4. Tax Insensitive Investments. On some occasions, a Stock Broker, without regard to the Investors need to minimize taxable income, will recommend investments such as certain actively traded mutual funds, that generate large and unnecessary tax liabilities.
5. Double Tax Exemption. Sometimes a Stock Broker will recommend that, investor money, already free of taxation on economic gain, such as an IRA, be invested in tax free bonds or other tax free securities. This is totally unsuitable because the money is already shielded from taxation on gain and such tax free investments generally do not yield as much as other types of investments.
Unsuitable Transactions or Investments
Unsuitable transactions cases are much like unsuitable recommendation cases. In both cases, the investment must be unsuitable based on the client's circumstances and investment objectives. All the indicia of unsuitability discussed above apply equally here. In an unsuitable recommendation case, the broker only makes the recommendation and the client makes the investment decision. In an unsuitable transaction case, the broker either has formal discretionary control over the account and makes the trades without consulting the client, or the broker has practical or de facto control over the client or the account, so that the Stock Broker can be held responsible for the trades, as if he made them without the client's consent and approval.
Misrepresentations or Omissions
Misrepresentation is legal speak for "lie" and "Stock Broker fraud." These cases generally involve 'cold calling' and high pressure sales tactics. Such Stock Brokers often claim that they know what price a stock is going go to, that their firm controls the price of the stock, that they have inside information or at least, reliable information from the company, that profits are certain, or that you are getting in on the ground floor of a hot public offering. Misleading omissions are just as actionable as affirmative misstatements. As an example, the Stock Broker tells you that the company has billions of barrels of proven reserves but omits to mention that the oil cannot be recovered economically. Predictions or statements of opinion by a Stock Broker can constitute fraud by a Stock Broker when there is no reasonable basis for such statements. Misrepresentations and omissions can be grounds for a claim if the investor reasonably relies on the Stock Broker's statements in making a losing investment decision.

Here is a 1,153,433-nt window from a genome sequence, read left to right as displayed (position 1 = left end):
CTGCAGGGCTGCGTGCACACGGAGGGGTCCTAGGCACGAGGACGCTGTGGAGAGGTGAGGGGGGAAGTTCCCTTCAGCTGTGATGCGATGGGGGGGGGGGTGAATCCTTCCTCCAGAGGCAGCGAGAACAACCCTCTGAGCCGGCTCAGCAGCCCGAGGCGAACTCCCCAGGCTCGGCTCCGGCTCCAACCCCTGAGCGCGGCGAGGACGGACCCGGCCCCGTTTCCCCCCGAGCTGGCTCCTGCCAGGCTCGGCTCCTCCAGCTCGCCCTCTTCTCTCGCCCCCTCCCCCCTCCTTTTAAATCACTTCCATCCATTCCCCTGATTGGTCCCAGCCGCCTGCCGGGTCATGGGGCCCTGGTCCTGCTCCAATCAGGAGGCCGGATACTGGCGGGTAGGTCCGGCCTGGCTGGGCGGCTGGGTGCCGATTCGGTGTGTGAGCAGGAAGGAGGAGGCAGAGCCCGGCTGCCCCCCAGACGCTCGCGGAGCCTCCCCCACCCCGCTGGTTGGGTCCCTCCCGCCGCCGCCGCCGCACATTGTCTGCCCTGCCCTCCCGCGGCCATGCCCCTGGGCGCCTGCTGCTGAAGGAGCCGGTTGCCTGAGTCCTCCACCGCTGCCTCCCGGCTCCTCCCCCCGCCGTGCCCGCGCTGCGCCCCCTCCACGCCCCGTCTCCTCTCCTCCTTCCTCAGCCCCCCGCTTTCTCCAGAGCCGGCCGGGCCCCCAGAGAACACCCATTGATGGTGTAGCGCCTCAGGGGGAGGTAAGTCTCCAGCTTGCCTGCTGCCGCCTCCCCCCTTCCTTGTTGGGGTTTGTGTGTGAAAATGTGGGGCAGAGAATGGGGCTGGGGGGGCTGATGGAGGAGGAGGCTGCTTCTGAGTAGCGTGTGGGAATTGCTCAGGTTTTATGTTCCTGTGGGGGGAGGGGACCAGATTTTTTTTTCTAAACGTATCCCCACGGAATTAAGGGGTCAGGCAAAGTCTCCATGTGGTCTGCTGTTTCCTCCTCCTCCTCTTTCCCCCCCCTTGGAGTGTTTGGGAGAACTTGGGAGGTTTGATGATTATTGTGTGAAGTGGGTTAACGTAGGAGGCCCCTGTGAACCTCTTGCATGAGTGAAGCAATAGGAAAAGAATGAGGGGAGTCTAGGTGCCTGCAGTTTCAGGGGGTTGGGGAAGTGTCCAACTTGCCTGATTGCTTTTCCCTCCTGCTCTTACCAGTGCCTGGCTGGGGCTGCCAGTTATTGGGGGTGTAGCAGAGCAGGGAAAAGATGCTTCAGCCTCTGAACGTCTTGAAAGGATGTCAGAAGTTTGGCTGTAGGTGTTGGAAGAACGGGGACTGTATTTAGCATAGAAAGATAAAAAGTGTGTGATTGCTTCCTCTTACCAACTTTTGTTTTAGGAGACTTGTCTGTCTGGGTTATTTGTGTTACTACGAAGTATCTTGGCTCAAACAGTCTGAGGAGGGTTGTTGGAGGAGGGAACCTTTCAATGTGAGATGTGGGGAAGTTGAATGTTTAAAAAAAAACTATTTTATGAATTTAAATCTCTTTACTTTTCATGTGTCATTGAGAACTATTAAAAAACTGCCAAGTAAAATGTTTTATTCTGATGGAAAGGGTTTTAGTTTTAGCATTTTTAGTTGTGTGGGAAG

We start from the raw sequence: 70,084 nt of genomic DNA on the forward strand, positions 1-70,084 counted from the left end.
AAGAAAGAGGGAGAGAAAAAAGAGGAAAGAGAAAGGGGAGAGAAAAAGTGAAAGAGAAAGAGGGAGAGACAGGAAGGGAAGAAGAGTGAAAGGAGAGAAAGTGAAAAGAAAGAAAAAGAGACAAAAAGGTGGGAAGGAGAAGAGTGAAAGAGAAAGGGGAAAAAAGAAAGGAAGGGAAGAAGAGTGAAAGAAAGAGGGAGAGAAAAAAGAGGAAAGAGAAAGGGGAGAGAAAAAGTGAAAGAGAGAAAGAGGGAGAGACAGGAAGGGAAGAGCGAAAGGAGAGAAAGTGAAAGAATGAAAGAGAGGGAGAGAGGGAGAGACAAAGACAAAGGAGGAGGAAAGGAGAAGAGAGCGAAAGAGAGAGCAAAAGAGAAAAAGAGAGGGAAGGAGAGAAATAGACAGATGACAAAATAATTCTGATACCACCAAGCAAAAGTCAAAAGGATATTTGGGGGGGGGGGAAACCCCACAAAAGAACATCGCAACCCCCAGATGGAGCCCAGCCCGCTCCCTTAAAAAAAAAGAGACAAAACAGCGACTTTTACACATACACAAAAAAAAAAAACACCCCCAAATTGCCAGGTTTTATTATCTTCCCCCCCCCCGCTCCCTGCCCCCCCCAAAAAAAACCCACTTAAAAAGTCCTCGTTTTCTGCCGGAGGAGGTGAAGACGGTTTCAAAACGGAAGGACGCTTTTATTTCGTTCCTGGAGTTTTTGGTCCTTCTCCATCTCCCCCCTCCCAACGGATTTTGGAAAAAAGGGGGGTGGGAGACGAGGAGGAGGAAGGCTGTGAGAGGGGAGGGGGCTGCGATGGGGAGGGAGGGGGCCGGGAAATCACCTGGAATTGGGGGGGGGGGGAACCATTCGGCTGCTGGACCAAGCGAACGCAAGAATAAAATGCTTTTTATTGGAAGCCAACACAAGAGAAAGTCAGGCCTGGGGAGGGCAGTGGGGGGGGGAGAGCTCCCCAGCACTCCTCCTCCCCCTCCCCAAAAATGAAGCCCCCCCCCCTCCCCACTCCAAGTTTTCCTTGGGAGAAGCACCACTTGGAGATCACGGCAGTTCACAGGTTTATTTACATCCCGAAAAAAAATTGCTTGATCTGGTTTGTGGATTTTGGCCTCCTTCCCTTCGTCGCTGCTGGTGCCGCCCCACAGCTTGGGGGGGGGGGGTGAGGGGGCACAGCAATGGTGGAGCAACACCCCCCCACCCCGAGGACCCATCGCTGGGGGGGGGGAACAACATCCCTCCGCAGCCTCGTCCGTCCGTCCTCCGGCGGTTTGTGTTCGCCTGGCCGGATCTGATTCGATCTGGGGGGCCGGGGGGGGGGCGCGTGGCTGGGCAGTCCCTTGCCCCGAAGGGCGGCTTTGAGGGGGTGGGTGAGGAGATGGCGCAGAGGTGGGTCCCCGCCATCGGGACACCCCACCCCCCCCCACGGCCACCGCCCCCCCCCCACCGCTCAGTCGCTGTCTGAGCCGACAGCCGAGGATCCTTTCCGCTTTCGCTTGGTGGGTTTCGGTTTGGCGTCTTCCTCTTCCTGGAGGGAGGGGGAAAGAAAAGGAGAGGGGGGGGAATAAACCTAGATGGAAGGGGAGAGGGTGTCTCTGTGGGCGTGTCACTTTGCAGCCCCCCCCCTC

Churning or Excessive Trading with Excessive Commissions
Sometimes a Stock Broker or and Investment Adviser, who have discretionary authority over an account or de facto control, will engage in excessive trading for the sole purpose of generating large commissions. This is know as churning and provides the basis for a legal claim under numerous legal theories, including fraud and breach of fiduciary duty. Churning usually involves a large number of trades, and account value turnover ratios are often considered to establish a case. Because, at the heart of churning is trading that is done to benefit the broker and not his client, even one trade may establish churning. As an example, a Stock Broker moving from one family of mutual funds to another without a good reason for doing so, may be engaged in churning. A churned account often has frequent in and out trading or "washed" transactions, where nearly simultaneous transactions nullify each other. To prevail on a churning case the Stock Broker must have either discretionary control or de facto control. De facto control can be established when the investor lacks the knowledge and sophistication to make their own investment decisions and therefore always follows the Stock Broker's recommendation.